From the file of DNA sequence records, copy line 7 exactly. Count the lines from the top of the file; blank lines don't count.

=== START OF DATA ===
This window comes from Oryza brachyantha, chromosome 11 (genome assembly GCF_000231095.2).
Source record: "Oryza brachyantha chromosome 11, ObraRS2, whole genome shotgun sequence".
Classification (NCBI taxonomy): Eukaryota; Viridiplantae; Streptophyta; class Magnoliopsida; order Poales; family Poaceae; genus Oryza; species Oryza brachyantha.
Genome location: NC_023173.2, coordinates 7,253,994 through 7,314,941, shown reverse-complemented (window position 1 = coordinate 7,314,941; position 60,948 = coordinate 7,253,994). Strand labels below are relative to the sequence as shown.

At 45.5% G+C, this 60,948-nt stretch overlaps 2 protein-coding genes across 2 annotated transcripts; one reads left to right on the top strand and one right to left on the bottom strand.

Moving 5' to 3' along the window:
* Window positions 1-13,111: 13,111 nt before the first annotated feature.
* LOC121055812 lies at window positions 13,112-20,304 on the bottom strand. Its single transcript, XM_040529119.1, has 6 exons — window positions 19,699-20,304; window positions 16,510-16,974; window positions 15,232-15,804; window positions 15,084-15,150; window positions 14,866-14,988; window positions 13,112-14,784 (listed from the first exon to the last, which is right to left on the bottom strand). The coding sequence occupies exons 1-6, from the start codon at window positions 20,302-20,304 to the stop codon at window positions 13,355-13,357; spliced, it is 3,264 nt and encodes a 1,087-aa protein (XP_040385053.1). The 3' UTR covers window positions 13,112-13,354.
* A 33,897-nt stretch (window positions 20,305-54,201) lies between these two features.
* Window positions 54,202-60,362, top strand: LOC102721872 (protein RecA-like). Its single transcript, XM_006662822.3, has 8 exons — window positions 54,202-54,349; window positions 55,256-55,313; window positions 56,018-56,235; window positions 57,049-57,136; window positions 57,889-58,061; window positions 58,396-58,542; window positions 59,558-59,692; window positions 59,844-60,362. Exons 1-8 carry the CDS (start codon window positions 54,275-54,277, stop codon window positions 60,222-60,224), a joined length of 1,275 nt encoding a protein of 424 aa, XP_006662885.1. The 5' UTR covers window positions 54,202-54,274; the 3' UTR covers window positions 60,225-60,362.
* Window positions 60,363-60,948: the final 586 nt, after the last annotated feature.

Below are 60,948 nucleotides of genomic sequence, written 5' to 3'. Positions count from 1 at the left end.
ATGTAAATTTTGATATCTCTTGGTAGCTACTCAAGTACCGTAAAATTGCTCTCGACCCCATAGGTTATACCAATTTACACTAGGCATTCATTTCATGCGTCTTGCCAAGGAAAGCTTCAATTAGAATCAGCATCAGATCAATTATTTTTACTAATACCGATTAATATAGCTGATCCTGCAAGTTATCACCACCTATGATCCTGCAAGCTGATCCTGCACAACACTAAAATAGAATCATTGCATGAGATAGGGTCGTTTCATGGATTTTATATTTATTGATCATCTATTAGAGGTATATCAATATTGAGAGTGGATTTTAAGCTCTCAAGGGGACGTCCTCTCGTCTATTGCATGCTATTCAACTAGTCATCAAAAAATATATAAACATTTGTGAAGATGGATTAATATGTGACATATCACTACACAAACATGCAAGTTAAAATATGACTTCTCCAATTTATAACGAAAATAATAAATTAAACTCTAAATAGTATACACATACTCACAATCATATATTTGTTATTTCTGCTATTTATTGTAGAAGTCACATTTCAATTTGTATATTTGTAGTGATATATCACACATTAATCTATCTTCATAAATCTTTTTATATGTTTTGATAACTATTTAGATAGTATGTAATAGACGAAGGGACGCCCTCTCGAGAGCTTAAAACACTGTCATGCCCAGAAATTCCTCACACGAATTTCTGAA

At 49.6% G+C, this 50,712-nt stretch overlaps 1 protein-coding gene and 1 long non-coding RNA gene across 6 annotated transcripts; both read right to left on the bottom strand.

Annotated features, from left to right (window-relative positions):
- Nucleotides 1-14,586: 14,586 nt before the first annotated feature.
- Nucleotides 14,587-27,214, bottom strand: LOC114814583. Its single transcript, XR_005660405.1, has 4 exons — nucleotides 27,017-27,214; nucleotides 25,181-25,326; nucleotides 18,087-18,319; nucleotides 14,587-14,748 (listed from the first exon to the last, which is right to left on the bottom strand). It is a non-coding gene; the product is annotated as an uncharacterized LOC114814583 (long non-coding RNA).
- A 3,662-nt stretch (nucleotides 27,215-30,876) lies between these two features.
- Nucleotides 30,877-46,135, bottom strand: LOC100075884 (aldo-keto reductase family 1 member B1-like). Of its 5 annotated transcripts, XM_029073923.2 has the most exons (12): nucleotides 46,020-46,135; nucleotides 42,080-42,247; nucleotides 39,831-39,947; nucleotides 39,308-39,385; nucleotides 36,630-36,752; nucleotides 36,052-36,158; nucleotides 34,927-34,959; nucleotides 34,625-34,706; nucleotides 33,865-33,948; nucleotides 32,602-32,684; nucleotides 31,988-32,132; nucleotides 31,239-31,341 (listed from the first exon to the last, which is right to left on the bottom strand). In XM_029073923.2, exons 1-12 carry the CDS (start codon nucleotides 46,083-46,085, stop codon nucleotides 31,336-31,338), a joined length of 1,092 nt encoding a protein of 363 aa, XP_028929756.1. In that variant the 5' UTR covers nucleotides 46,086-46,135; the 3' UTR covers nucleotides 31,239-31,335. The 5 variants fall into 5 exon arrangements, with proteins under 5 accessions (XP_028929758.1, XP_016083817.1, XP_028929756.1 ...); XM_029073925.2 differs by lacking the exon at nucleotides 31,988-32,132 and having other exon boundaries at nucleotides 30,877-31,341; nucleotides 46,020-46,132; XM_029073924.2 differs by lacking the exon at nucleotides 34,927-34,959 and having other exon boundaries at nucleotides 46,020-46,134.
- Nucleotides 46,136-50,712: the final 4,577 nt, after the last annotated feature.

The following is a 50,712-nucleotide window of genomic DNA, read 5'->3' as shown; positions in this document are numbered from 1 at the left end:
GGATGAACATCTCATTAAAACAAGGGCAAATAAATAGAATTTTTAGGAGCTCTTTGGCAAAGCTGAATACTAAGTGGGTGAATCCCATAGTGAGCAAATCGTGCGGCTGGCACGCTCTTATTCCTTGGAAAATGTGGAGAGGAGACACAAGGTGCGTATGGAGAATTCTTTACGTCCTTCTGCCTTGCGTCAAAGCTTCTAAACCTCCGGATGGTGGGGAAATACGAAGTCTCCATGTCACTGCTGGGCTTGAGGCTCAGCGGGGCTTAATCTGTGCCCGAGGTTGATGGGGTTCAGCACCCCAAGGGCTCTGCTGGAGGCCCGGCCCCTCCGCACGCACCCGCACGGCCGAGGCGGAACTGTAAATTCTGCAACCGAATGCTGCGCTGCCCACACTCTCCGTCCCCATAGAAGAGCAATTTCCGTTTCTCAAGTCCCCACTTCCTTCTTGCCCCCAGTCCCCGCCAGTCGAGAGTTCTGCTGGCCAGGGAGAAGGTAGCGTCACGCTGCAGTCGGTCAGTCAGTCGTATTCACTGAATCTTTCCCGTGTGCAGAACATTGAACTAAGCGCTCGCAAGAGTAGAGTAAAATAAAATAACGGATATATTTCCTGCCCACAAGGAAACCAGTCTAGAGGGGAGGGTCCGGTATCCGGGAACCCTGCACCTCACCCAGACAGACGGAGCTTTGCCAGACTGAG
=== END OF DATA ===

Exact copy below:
* Window positions 1-13,111: 13,111 nt before the first annotated feature.